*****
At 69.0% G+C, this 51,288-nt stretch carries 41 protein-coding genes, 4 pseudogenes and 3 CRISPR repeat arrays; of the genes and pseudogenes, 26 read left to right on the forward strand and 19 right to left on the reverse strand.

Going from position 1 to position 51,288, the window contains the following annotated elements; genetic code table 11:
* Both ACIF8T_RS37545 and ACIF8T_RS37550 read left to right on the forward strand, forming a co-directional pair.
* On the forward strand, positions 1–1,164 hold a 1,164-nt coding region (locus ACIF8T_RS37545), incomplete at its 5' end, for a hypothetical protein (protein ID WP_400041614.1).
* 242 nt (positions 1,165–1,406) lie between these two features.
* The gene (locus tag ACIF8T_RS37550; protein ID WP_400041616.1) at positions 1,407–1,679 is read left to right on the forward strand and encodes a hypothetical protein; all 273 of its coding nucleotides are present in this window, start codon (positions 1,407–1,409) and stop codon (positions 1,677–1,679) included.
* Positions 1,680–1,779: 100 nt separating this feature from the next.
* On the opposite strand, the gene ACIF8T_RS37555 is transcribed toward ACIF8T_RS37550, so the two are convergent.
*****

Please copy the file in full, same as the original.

At 69.0% G+C, this 51,288-nt stretch carries 41 protein-coding genes, 4 pseudogenes and 3 CRISPR repeat arrays; of the genes and pseudogenes, 26 read left to right on the forward strand and 19 right to left on the reverse strand.

Going from position 1 to position 51,288, the window contains the following annotated elements; genetic code table 11:
* Both ACIF8T_RS37545 and ACIF8T_RS37550 read left to right on the forward strand, forming a co-directional pair.
* On the forward strand, positions 1–1,164 hold a 1,164-nt coding region (locus ACIF8T_RS37545), incomplete at its 5' end, for a hypothetical protein (protein ID WP_400041614.1).
* 242 nt (positions 1,165–1,406) lie between these two features.
* The gene (locus tag ACIF8T_RS37550; protein ID WP_400041616.1) at positions 1,407–1,679 is read left to right on the forward strand and encodes a hypothetical protein; all 273 of its coding nucleotides are present in this window, start codon (positions 1,407–1,409) and stop codon (positions 1,677–1,679) included.
* Positions 1,680–1,779: 100 nt separating this feature from the next.
* On the opposite strand, the gene ACIF8T_RS37555 is transcribed toward ACIF8T_RS37550, so the two are convergent.